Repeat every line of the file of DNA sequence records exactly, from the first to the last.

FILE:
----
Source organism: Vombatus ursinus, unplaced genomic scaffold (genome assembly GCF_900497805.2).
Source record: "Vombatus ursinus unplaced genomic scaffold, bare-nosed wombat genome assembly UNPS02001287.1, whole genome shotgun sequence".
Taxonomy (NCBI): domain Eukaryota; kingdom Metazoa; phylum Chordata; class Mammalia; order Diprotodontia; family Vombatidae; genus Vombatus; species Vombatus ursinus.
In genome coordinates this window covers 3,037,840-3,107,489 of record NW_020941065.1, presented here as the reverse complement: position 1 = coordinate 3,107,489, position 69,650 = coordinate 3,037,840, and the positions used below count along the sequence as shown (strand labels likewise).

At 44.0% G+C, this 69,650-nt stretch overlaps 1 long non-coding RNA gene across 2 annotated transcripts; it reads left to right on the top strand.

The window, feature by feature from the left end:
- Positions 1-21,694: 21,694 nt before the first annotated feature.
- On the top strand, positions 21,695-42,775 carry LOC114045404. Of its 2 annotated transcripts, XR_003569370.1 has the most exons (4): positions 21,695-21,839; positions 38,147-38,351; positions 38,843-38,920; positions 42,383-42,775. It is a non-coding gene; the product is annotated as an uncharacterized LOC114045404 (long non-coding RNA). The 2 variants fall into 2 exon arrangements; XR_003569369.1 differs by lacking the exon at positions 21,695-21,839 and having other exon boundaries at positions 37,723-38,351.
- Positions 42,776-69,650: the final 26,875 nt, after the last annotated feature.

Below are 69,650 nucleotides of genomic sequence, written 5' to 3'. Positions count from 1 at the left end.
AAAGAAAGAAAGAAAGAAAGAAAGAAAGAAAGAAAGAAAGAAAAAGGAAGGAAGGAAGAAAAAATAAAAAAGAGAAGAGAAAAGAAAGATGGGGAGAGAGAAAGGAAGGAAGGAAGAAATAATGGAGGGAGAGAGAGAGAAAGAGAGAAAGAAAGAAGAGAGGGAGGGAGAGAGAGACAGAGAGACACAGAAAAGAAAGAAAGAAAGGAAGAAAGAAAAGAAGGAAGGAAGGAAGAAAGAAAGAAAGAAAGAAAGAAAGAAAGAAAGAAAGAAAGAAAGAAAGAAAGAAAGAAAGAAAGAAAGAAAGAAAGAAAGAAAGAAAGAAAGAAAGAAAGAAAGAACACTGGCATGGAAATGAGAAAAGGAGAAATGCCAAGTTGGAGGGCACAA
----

Source organism: Vombatus ursinus, unplaced genomic scaffold (genome assembly GCF_900497805.2).
Source record: "Vombatus ursinus unplaced genomic scaffold, bare-nosed wombat genome assembly UNPS02001287.1, whole genome shotgun sequence".
Taxonomy (NCBI): domain Eukaryota; kingdom Metazoa; phylum Chordata; class Mammalia; order Diprotodontia; family Vombatidae; genus Vombatus; species Vombatus ursinus.
In genome coordinates this window covers 3,037,840-3,107,489 of record NW_020941065.1, presented here as the reverse complement: position 1 = coordinate 3,107,489, position 69,650 = coordinate 3,037,840, and the positions used below count along the sequence as shown (strand labels likewise).

At 44.0% G+C, this 69,650-nt stretch overlaps 1 long non-coding RNA gene across 2 annotated transcripts; it reads left to right on the top strand.

The window, feature by feature from the left end:
- Positions 1-21,694: 21,694 nt before the first annotated feature.
- On the top strand, positions 21,695-42,775 carry LOC114045404. Of its 2 annotated transcripts, XR_003569370.1 has the most exons (4): positions 21,695-21,839; positions 38,147-38,351; positions 38,843-38,920; positions 42,383-42,775. It is a non-coding gene; the product is annotated as an uncharacterized LOC114045404 (long non-coding RNA). The 2 variants fall into 2 exon arrangements; XR_003569369.1 differs by lacking the exon at positions 21,695-21,839 and having other exon boundaries at positions 37,723-38,351.
- Positions 42,776-69,650: the final 26,875 nt, after the last annotated feature.

Below are 69,650 nucleotides of genomic sequence, written 5' to 3'. Positions count from 1 at the left end.
AAAGAAAGAAAGAAAGAAAGAAAGAAAGAAAGAAAGAAAGAAAAAGGAAGGAAGGAAGAAAAAATAAAAAAGAGAAGAGAAAAGAAAGATGGGGAGAGAGAAAGGAAGGAAGGAAGAAATAATGGAGGGAGAGAGAGAGAAAGAGAGAAAGAAAGAAGAGAGGGAGGGAGAGAGAGACAGAGAGACACAGAAAAGAAAGAAAGAAAGGAAGAAAGAAAAGAAGGAAGGAAGGAAGAAAGAAAGAAAGAAAGAAAGAAAGAAAGAAAGAAAGAAAGAAAGAAAGAAAGAAAGAAAGAAAGAAAGAAAGAAAGAAAGAAAGAAAGAAAGAAAGAAAGAAAGAACACTGGCATGGAAATGAGAAAAGGAGAAATGCCAAGTTGGAGGGCACAA